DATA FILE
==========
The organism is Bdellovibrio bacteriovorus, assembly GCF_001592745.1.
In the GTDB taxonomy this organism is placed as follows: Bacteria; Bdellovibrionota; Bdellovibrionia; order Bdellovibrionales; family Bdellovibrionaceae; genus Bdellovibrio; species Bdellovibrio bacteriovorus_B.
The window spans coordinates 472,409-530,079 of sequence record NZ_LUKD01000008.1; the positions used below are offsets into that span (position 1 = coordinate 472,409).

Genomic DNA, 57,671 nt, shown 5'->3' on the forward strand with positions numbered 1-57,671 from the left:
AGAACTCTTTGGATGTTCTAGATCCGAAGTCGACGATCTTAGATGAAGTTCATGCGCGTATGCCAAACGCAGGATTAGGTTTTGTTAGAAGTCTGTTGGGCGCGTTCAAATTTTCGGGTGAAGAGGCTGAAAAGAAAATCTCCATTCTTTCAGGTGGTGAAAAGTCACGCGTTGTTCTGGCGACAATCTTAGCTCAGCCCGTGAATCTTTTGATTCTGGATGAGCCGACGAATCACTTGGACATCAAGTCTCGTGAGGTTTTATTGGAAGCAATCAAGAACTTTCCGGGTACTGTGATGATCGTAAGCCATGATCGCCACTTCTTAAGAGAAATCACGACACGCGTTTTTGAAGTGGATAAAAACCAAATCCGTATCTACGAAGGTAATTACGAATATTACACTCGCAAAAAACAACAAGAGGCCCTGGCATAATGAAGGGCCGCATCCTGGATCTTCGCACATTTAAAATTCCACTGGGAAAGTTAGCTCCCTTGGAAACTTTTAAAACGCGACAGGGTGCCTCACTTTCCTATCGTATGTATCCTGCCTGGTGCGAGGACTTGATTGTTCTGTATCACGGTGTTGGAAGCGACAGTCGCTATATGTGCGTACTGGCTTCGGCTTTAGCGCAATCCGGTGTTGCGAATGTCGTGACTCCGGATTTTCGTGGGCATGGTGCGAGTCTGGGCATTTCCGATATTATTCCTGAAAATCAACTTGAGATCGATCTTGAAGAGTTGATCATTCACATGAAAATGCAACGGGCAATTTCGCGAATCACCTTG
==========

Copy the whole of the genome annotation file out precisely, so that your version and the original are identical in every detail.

The organism is Bdellovibrio bacteriovorus, assembly GCF_001592745.1.
In the GTDB taxonomy this organism is placed as follows: Bacteria; Bdellovibrionota; Bdellovibrionia; order Bdellovibrionales; family Bdellovibrionaceae; genus Bdellovibrio; species Bdellovibrio bacteriovorus_B.
The window spans coordinates 472,409-530,079 of sequence record NZ_LUKD01000008.1; the positions used below are offsets into that span (position 1 = coordinate 472,409).

Genomic DNA, 57,671 nt, shown 5'->3' on the forward strand with positions numbered 1-57,671 from the left:
AGAACTCTTTGGATGTTCTAGATCCGAAGTCGACGATCTTAGATGAAGTTCATGCGCGTATGCCAAACGCAGGATTAGGTTTTGTTAGAAGTCTGTTGGGCGCGTTCAAATTTTCGGGTGAAGAGGCTGAAAAGAAAATCTCCATTCTTTCAGGTGGTGAAAAGTCACGCGTTGTTCTGGCGACAATCTTAGCTCAGCCCGTGAATCTTTTGATTCTGGATGAGCCGACGAATCACTTGGACATCAAGTCTCGTGAGGTTTTATTGGAAGCAATCAAGAACTTTCCGGGTACTGTGATGATCGTAAGCCATGATCGCCACTTCTTAAGAGAAATCACGACACGCGTTTTTGAAGTGGATAAAAACCAAATCCGTATCTACGAAGGTAATTACGAATATTACACTCGCAAAAAACAACAAGAGGCCCTGGCATAATGAAGGGCCGCATCCTGGATCTTCGCACATTTAAAATTCCACTGGGAAAGTTAGCTCCCTTGGAAACTTTTAAAACGCGACAGGGTGCCTCACTTTCCTATCGTATGTATCCTGCCTGGTGCGAGGACTTGATTGTTCTGTATCACGGTGTTGGAAGCGACAGTCGCTATATGTGCGTACTGGCTTCGGCTTTAGCGCAATCCGGTGTTGCGAATGTCGTGACTCCGGATTTTCGTGGGCATGGTGCGAGTCTGGGCATTTCCGATATTATTCCTGAAAATCAACTTGAGATCGATCTTGAAGAGTTGATCATTCACATGAAAATGCAACGGGCAATTTCGCGAATCACCTTG